Why Self-Care Is Not Enough: The Nature of True Well-Being

Author/s: Samuel Bendeck Sotillos

DOI: http://doi.org/10.37898/spiritualpc.1416662 

Year: 2024 Vol: 9 Number: 2


The notion of self-care—like its precursor, self-help—has emerged due to a spiritual vacuum in the contemporary world. The burgeoning mental health crisis that is prevalent today appears inseparable from the broader existential predicament facing humanity. Mainstream psychology and its therapies have not been able to address these challenges, in response to which we have seen the inevitable rise of self-care remedies. Across humanity’s diverse spiritual cultures, these have always been available, yet they were invariably grounded in a religious tradition and its sacred psychology. The more we are marginalized from such roots, the more self-care is required—our current obsession with which is the unacknowledged search for wholeness due to modern people having lost their sense of the sacred.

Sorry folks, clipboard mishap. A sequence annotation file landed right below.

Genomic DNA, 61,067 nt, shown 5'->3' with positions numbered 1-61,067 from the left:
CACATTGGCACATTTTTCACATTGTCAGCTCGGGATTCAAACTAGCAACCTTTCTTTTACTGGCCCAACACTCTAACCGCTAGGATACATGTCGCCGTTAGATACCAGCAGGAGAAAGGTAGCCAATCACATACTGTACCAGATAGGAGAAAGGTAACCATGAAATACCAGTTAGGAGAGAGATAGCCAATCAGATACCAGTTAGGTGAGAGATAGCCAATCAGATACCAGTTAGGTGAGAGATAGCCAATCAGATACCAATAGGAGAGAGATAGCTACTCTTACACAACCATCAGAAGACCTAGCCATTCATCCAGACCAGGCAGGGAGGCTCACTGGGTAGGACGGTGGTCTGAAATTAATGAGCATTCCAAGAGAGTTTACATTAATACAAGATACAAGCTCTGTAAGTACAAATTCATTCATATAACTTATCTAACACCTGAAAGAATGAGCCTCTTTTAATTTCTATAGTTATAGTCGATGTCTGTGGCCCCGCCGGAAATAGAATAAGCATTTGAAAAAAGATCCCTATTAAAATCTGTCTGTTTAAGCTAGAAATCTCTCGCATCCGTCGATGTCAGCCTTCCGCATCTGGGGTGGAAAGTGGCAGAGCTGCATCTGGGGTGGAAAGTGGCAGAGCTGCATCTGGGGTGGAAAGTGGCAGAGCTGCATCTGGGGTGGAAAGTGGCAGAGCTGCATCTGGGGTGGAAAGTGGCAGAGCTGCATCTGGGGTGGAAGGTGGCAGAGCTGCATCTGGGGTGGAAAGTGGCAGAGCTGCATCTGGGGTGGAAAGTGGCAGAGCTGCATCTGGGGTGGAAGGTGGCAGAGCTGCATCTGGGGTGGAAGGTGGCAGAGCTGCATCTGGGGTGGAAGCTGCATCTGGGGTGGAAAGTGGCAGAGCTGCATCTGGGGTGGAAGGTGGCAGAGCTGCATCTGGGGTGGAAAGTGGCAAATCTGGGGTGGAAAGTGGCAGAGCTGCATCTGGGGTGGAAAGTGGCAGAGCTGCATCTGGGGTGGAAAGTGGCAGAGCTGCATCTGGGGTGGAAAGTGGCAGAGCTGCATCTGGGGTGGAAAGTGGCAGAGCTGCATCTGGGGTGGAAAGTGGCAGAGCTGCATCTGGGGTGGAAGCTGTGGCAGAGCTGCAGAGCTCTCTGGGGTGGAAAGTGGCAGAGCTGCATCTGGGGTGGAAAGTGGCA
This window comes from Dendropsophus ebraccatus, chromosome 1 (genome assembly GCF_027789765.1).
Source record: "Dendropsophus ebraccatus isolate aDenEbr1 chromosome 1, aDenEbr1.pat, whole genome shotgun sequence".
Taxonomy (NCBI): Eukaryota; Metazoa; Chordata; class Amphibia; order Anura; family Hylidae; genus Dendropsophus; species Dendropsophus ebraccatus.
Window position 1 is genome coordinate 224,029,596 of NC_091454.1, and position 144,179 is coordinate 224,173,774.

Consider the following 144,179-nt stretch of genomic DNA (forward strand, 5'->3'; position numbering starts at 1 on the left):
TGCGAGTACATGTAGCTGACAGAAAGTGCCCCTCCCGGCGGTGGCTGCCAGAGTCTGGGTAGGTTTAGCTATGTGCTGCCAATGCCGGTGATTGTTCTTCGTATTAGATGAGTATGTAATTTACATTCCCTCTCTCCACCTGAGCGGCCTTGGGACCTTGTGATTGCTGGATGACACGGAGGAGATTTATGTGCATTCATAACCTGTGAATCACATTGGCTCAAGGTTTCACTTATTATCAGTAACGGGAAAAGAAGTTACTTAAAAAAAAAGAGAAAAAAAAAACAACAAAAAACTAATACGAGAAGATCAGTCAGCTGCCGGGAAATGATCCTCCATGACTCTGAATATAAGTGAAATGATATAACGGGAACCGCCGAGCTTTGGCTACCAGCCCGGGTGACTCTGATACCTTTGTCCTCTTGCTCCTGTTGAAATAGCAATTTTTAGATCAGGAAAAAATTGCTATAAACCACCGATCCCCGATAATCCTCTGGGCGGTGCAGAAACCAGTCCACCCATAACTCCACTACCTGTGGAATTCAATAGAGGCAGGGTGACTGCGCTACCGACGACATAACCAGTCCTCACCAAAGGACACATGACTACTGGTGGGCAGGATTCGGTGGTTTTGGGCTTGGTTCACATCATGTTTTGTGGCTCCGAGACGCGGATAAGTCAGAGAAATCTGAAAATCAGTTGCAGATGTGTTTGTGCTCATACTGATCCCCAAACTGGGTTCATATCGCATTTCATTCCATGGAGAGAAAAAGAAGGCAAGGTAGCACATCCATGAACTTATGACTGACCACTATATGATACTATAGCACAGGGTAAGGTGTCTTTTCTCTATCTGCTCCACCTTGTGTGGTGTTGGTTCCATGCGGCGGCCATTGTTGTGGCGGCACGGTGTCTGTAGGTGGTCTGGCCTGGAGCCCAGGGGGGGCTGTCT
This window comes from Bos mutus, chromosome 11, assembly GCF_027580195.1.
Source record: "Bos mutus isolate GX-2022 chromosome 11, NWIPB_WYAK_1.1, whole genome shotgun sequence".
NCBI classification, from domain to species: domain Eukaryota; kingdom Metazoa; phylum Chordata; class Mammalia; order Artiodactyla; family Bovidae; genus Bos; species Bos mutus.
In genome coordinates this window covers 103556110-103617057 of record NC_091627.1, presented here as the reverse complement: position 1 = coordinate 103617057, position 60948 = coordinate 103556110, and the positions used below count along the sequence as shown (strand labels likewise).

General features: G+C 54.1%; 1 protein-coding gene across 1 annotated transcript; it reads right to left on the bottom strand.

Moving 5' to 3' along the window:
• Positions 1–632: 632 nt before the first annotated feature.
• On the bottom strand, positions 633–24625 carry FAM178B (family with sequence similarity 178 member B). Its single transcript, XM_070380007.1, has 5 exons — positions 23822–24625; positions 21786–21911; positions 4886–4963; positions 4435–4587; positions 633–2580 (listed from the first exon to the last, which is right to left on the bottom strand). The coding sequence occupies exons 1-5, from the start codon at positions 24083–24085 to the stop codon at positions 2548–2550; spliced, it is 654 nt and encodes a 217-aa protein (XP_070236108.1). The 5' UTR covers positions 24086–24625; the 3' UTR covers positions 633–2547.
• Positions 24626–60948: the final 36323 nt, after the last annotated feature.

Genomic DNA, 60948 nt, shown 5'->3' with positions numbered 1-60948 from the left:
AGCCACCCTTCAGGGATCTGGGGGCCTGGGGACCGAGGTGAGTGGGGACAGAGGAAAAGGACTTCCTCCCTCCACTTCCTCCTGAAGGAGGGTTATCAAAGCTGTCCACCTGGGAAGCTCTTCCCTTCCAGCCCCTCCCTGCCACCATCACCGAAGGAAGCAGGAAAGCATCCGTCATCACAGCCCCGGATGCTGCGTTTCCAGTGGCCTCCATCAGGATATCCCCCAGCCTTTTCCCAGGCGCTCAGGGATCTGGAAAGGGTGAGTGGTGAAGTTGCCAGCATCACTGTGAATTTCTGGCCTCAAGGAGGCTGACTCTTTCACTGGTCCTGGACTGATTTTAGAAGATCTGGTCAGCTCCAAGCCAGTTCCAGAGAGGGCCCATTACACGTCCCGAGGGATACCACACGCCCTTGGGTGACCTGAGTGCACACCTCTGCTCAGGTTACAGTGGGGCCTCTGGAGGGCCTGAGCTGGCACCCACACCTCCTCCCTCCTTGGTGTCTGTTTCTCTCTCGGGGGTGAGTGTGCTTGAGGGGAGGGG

Self-Care • Self-Help • Psychology • Mental health • Religion